By Stacey Hirvela, Spring Meadow Nursery Photographs courtesy of Proven Winners/ColorChoice Shrubs
Landscaping is often an exercise in problem solving: we may have an ideal plant in mind, only to find that it won’t thrive in our yards because our site or soil isn’t suitable. Fortunately, plants are wonderfully diverse and adaptable, so you’re guaranteed to find beautiful, landscape-worthy shrubs that withstand most any of Mother Nature’s curveballs. Think of the plants listed below as the landscape equivalent of the old saying, “if you can’t beat ‘em, join ‘em!” – they tolerate and even thrive under the difficult conditions commonly found in backyards everywhere. This means less work for you and a better performance from your plants!
There are many reasons that a soil may be very dry: low rainfall, high sand content, compaction, or even because nearby trees soak up any moisture before other plants get the chance. Whatever the reason your soil is dry, you can count on the following plants to thrive in spite of it. It is important to provide ample water to all newly planted shrubs, however, and a 2-3” (5-7.6 cm) thick layer of shredded bark mulch is also a good idea.
Blue Mist spirea
Elderberry (photo, above)
New Jersey tea
St. John’s wort
Soils that are consistently wet or even soggy literally suffocate plant roots, depriving them of the oxygen they need to remain healthy. This causes root rot and rapid decline or even death of most plants. Fortunately, there are several excellent plants that have adapted to growing in these conditions. These plants are ideal for landscaping by ponds, streams, or anywhere soil tends to be wet.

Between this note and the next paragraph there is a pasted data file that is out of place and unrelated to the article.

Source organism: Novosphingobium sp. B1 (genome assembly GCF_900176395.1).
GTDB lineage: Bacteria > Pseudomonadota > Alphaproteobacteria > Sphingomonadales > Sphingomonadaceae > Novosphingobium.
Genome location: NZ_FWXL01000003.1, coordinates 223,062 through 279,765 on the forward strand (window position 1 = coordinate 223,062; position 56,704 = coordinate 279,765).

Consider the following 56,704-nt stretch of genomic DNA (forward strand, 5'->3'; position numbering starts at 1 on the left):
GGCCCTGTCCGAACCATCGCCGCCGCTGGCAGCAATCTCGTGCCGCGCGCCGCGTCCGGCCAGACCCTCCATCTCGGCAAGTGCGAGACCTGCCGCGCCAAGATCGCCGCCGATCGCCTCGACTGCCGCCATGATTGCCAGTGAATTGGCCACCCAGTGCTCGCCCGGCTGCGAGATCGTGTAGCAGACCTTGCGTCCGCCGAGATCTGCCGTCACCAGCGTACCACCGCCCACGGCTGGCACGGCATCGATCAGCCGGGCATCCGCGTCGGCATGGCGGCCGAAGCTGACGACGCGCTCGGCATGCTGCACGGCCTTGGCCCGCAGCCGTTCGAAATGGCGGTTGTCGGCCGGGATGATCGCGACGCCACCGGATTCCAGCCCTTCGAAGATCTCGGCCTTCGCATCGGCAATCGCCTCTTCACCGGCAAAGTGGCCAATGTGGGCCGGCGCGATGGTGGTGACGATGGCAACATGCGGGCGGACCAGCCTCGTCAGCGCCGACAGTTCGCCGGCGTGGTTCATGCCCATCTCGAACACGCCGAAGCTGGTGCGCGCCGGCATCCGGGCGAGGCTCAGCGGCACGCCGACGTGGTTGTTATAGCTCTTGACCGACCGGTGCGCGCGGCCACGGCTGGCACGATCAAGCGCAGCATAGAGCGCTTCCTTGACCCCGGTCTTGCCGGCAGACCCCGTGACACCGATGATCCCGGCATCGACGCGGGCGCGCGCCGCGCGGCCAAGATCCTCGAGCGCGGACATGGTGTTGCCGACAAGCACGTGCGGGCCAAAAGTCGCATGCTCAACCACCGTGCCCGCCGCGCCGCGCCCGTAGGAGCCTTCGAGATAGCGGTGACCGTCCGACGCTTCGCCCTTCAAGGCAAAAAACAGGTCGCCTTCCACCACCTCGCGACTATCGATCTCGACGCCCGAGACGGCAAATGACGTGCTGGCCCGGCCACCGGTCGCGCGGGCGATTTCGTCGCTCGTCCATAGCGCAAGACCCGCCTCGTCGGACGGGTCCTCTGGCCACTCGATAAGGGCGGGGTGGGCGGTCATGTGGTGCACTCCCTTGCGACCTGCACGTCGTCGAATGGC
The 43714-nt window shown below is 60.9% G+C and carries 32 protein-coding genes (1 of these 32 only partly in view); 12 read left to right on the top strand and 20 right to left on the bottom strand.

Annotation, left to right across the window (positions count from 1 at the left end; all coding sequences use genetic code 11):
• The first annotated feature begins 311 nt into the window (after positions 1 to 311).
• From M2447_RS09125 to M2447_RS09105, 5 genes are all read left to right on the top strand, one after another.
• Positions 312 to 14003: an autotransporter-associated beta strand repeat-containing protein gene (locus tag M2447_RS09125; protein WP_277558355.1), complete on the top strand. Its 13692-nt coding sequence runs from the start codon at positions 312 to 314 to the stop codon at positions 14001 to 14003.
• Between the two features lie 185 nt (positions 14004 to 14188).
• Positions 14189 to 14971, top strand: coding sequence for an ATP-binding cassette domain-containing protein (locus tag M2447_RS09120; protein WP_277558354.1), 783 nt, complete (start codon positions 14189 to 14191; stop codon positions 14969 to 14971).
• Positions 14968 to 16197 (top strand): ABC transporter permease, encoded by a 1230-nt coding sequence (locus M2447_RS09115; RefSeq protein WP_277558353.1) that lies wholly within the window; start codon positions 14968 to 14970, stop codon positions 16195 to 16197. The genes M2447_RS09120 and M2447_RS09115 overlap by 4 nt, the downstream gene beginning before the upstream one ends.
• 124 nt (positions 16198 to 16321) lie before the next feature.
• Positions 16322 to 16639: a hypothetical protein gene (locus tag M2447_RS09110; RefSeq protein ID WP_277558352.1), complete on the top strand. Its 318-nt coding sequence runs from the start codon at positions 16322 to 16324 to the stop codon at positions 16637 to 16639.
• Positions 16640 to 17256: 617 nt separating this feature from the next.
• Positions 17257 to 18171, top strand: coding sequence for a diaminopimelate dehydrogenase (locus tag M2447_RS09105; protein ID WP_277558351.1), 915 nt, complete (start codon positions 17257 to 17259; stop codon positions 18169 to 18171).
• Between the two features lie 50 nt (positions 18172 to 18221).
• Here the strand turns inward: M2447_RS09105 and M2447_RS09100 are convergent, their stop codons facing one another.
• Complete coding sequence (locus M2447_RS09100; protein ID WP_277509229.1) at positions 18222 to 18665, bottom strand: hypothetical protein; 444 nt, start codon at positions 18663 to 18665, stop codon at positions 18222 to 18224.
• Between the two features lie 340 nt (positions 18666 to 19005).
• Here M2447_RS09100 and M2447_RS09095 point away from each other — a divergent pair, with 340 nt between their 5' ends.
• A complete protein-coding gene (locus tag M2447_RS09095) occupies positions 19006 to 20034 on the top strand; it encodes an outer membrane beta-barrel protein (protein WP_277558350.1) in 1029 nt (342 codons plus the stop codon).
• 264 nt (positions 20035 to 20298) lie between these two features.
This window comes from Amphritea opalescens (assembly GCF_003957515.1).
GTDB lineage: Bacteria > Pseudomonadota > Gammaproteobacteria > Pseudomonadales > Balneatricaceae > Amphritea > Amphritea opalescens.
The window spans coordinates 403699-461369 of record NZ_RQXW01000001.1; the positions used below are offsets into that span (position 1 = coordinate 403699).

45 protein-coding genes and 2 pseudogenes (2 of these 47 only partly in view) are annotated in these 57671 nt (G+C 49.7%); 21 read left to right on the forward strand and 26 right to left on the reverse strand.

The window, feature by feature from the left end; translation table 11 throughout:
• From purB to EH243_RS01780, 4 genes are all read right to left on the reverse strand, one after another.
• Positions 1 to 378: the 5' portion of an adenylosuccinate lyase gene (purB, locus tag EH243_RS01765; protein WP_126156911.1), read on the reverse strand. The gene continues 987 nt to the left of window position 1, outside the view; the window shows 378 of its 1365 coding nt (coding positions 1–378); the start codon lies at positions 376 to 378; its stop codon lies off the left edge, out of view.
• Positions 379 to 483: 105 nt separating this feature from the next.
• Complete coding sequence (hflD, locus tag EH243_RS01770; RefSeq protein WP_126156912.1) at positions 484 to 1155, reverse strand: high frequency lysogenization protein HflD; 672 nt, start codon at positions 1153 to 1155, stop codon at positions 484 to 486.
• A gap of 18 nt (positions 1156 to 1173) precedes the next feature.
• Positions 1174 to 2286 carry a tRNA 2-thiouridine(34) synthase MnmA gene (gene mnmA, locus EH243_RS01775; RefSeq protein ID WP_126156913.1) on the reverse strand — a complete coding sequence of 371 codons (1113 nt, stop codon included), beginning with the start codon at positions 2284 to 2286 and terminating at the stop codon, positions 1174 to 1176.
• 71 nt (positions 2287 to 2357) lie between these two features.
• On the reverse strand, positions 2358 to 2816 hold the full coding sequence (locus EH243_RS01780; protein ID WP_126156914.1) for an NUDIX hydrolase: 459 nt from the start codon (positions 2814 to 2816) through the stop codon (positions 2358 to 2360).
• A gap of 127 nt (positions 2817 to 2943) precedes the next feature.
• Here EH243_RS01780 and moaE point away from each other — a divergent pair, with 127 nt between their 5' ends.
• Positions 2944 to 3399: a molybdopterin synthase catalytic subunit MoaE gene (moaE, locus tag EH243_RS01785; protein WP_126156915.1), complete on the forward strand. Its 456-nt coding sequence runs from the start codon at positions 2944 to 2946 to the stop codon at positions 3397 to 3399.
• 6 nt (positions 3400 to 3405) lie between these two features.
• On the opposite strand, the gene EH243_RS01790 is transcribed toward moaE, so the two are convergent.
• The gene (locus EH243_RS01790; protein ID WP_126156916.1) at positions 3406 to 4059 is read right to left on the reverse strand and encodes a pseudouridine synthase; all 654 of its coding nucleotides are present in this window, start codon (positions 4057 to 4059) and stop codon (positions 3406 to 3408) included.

Clay soil characterizes much of North America. This soil type tends to be heavy and difficult to dig, so really, clay soil’s biggest challenge is simply planting in it in the first place. Start with smaller one and two gallon plants to make it easier. The following plants are good choices that, once properly planted, will become established quickly and live a long time in clay soil:
Just like humans, deer have favorite foods (roses, arborvitae) and some foods that they simply don’t care for. No plant is completely deer-proof, though: deer may sample nearly anything, particularly if other food sources have been exhausted. They may also eat just the flower buds of some plants, like hydrangeas and rose of Sharon. That said, you can count following plants to be low on their list of preferred snacks:
Boxwood (photo, above)
Don’t let their cuteness fool you: rabbits are definitely one of the most destructive garden visitors. They can mow down a plant in no time, and often cause the most damage in winter, when they gnaw on bark and break the flow of water and nutrients through the stems. You can protect prized plants with a scent repellent; you can also try these varieties that they typically avoid munching on. (Note that most deer resistant plants are typically avoided by rabbits as well, with the notable exception of elderberry):
New Jersey tea
Rose of Sharon
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By Susan Martin for Proven Winners,
Photographs courtesy of Proven Winners
When you head to the garden center this spring, you'll find more patterned flowers than ever before. All those stripes, speckles and pinwheels are dazzling but it takes a little know-how to pair them with other flowers in container recipes. Here are five creative ways to design spectacular container recipes using patterned flowers.
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